Interview with Adam Horovitz

From Time Out Chicago:
You’re all wearing suits these days—what’s up with that?
We started recording for this new record last year, and we decided to get into jazz-cat mode. So we went on mad eBay frenzies and we set ground rules: You have to wear period ’58–’64 suits every day. Now I have all this clothing.

You’ve said you want people to dress up for your instrumental shows. What do you have in mind?
It’d be nice to go ’58–’64 period dress-up. But I think the main thing is, we’re sick of the new international-dude look—it’s cargo shorts and fucking Teva sandals. You spend all this money to get a ticket to go see a band, and that’s what you do on your date? Fucking cargo shorts? I mean, come on. Honestly.

How did you guys get going on instrumentals?
Well, the last record was like an all-rap record. And I don’t know, we felt like making some instrumental music and got kind of carried away with it.

Paul’s Boutique has achieved mythic status in the music world. Is that the album you’re proudest of?
Not particularly. There’s nothing that stands out as something where I’m like, This is the one that sums it all up. I’m proud of all the stuff we’ve done, pretty much. Well, maybe not everything….

So the huge penis you had onstage on the first tour. Is that something that maybe…
That was awesome. You want to buy it? It’s been sitting in storage for 20 years.

How much is it going for?
We’re working out offers now.

It seems like the band suddenly switched from just music to getting involved in things like Tibetan freedom. How did that happen?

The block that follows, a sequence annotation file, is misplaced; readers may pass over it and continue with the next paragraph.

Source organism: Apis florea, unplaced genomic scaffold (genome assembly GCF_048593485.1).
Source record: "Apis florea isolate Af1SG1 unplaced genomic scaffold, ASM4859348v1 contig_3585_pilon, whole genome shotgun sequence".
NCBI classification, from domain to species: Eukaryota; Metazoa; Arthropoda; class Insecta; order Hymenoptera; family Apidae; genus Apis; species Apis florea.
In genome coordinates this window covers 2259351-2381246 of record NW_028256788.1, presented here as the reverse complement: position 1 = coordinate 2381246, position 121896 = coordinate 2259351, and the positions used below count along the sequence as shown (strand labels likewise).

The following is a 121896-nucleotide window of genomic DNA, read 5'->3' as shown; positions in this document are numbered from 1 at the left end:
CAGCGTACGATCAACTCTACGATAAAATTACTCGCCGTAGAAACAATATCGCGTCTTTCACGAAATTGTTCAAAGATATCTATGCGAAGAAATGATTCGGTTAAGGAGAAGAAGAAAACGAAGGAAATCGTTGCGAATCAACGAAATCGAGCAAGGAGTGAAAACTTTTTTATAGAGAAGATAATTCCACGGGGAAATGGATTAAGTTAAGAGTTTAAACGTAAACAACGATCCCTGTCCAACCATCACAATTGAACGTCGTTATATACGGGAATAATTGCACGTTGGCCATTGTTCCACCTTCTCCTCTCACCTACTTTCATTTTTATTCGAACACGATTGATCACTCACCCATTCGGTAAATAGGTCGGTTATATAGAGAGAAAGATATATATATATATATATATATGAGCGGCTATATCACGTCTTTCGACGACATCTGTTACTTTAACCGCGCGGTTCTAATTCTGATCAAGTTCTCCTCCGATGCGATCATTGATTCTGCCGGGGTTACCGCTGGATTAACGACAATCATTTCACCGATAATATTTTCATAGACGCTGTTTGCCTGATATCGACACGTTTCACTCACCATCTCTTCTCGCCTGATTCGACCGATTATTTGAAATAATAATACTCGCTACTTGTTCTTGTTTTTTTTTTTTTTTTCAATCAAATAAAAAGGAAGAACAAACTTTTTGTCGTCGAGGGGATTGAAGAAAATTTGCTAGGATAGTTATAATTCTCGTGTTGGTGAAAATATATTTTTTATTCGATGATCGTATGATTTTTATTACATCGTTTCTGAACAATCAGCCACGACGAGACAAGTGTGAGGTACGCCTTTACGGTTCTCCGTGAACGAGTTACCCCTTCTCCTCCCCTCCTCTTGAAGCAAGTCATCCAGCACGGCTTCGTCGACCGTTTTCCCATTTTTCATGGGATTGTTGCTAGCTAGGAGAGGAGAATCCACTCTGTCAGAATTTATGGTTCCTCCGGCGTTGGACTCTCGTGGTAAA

Well, as you get older, as you grow and meet more people and see more things and sort of see the world. The whole Tibetan thing started as we were traveling and met some Tibetans.

Do people say, Leave that to the politicians, just drop some beats?
Anytime you try to talk about something political, people think that you’re like a “No nukes!” or “Save the whales!” or whoever. But you gotta say what’s important to you. If people don’t want to hear it, they don’t want to hear it. So fuck it. We’re just trying to talk about something that’s important to us as opposed to just writing songs about Champagne and love or whatever.

Any thoughts on the current state of hip-hop?
The current state of hip-hop. Hmm. Hip-hop is the one music that always changes. If there’s nothing that’s hitting you right now, there will be two months from now. Nas will put out something that you’re going to love, or Jay-Z or whatever. Someone’s going to come out with a new “Hey Ya!” Like, 50 Cent’s “I Get Money.” Fucking great record.

So is that your answer to the question, Kanye or 50 Cent?
Umm, Kanye’s from Chicago, right? [Pauses] What am I going to say? I love New York, so New York music kind of hits me a little harder.

You just guaranteed angry protesters at your show.
No, no, no. I’m not saying anything against Kanye or Chicago. He’s a great producer. I love Chicago.

Is playing here bittersweet since the Bulls owned the Knicks back in the day, with Michael and Scottie?
Okay, listen. We were okay with the current state of hip-hop. But why? Why do you, why? What is that about? Why you got to bring up the Knicks?

Well, when Chicago beats New York, it’s like beating your big brother at hoops, you know?
But your big brother for the past ten years had knee surgery and is out. Can’t play anymore. I appreciate that it makes you happy. I’ll give you that.


4:26 PM Klepto said...

i think they should all sign the giant inflatable penis LOL and sell that sucka on ebay or something. :P

9:26 PM pshabi said...

I love the interview! Thanks for that.

When I get to meet Horovitz, I'm definitely bringing up the Bulls domination of the Knicks in the 90s! Chi til I die.

1:48 AM Hot Sauce said...

Did he chose 50 Cent over Kanye West?!


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